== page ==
Automatic Test Case Generation: When It Makes Sense

Robert Fey

Sep 20, 2023 / 1 min read

Many automotive clients express a desire for fully automatic test case generation. But why? Their wishes typically encompass:

  • Scalability: With automatic test case generation, the quality assurance process can scale up rapidly.
  • 100% Coverage: Achieving comprehensive test coverage without exhaustive effort. 
  • Reduced Manpower: The need for fewer testers. 
  • Maintenance Elimination: The dream of reducing testing-related maintenance overhead.

The potential benefits of automatically generated tests are abundant. However, I believe that in the short to medium term, a significant portion of tests will still need to be crafted by human testers. 

“Why?”, you ask?

A test case consists of two core elements: 

1️⃣ Test Data: This involves stimulating the test subject within its environment. 

2️⃣ Expected behavior: A description of how the test subject should behave in specific situations. 

While test data can be generated in various ways, the automatic definition of expected values (for functional behavior) remains a challenging task. 

This is where skilled testers come in. A good tester isn’t just someone who knows testing methods and tools; they are also product experts who understand the ins and outs, the quirks, and the corners of the product. 

This product-specific knowledge is typically built through manually created, requirement-based tests. Test by test, a tester accumulates knowledge about the product.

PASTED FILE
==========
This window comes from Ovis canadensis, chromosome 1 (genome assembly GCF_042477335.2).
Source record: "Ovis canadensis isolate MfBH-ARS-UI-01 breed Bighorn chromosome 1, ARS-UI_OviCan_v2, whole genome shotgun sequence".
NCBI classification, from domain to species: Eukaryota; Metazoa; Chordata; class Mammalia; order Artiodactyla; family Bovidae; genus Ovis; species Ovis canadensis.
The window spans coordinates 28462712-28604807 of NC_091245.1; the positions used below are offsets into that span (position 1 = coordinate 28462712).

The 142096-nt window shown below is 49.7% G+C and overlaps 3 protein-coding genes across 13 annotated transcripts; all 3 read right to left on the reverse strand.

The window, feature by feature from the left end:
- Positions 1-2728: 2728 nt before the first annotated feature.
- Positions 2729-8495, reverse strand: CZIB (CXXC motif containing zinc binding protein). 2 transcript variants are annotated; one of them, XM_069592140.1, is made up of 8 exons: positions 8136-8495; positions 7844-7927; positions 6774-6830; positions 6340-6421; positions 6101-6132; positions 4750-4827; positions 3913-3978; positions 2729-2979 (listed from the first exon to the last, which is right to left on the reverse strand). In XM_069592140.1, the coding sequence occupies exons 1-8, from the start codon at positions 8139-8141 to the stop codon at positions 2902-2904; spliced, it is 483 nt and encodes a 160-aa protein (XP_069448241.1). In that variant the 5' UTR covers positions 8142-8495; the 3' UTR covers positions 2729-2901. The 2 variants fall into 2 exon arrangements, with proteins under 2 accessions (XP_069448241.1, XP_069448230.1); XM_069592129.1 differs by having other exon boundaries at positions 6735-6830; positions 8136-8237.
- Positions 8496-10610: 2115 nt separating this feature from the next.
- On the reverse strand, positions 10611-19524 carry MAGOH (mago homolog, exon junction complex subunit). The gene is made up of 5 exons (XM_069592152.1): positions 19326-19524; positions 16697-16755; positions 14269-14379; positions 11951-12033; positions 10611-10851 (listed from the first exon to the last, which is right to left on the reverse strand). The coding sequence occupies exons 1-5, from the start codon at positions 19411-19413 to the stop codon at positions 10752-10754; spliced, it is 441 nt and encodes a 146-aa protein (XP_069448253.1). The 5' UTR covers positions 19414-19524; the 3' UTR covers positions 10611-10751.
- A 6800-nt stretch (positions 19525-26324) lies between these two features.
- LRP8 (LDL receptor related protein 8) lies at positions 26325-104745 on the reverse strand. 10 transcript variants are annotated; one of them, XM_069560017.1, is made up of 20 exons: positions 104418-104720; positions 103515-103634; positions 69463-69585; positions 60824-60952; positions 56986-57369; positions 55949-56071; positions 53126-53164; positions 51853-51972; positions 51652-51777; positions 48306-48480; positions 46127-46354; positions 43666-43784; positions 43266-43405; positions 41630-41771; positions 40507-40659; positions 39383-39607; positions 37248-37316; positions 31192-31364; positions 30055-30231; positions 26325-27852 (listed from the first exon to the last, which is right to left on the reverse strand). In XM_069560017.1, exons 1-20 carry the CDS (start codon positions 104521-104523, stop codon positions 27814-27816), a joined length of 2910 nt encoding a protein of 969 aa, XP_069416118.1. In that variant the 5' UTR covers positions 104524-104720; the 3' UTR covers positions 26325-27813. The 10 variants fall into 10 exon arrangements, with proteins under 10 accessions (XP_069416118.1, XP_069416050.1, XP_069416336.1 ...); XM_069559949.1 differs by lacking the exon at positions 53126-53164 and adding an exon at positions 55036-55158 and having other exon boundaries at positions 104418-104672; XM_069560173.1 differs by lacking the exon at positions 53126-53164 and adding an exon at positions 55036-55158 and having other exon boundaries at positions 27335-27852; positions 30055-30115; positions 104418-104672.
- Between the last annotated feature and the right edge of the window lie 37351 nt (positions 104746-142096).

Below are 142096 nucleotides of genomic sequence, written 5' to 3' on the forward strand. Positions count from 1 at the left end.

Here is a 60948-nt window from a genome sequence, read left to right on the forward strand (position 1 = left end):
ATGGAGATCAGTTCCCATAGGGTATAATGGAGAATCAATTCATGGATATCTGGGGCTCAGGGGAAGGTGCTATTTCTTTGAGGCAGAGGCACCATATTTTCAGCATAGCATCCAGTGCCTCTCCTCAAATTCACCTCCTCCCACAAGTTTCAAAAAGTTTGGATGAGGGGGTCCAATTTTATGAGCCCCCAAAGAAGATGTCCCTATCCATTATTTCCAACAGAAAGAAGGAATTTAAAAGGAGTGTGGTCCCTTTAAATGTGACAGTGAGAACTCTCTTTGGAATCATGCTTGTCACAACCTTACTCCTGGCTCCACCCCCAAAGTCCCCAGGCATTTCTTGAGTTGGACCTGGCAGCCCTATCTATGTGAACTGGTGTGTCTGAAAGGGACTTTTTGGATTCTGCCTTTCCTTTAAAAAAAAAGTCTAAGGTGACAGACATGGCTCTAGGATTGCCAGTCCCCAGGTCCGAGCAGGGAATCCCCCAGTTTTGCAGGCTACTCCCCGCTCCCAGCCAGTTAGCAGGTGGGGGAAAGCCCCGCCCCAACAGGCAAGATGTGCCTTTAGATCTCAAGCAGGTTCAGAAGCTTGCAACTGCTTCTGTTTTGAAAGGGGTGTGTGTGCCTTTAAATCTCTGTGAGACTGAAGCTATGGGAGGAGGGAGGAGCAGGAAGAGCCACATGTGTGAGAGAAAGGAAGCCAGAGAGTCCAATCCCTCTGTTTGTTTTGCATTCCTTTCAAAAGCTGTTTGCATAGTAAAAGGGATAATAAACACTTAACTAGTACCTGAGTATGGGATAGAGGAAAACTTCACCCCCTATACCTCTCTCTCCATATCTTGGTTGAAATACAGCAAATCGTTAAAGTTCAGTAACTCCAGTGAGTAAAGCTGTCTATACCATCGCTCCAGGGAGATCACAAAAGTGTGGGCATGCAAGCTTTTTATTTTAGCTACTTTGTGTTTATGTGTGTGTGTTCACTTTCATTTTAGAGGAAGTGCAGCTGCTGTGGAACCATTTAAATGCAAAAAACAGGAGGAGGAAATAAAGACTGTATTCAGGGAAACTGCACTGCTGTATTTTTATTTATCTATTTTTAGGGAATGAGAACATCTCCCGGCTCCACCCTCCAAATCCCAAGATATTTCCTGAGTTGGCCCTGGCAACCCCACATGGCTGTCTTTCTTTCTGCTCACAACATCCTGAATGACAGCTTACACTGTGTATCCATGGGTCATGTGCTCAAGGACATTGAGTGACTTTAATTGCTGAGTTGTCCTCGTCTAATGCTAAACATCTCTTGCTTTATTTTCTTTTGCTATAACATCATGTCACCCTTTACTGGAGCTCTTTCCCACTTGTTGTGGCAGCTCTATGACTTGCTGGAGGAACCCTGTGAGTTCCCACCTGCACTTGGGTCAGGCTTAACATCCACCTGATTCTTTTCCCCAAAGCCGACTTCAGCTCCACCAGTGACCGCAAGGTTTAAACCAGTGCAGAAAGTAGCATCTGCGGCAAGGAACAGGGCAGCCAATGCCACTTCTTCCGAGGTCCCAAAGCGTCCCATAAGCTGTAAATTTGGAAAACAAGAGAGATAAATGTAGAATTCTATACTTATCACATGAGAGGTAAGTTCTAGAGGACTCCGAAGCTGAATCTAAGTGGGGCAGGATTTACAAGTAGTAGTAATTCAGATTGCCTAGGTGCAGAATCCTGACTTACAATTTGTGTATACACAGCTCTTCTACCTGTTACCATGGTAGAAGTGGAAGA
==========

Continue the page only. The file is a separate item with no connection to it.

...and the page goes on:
I firmly believe that manual test case creation won’t become obsolete. However, I also foresee the increasing adoption of automatically generated test data because it can significantly boost testing efficiency. Nevertheless, defining expected values will remain a tester’s task. 

In TPT, we’ve designed a feature to accelerate testing:  the ability to define expected values separately from test data. 

This approach offers several advantages: 

  • Reusable Functional Descriptions: Once specified, functional behavior can be assessed in every test. 
  • Simplified Updates: When behavior changes (e.g., due to new dependencies or conditions), you only need to update one description. 
  • Evaluation Flexibility: Any test data, including automatically generated data, can be evaluated without additional annotations. 
  • Clear Traceability: Direct and unambiguous links between requirements and expected values.

Separating stimulation from test data is, in our view, the enabler for fully automated test data generation. With a comprehensive description of expectations, you can create any scenario (via test data) and promptly detect issues. 

By the way, our TPT addon, TASMO, is by far the most beloved test data generation method among TPT users. TASMO not only measures coverage but also fills coverage gaps through automatic test data generation. And with TPT 19, TASMO went even further, as test cases can be created directly from formalized requirements. 

Stay curious, keep testing, and remember that while automation can accelerate processes, a tester’s expertise remains indispensable.

Continue Reading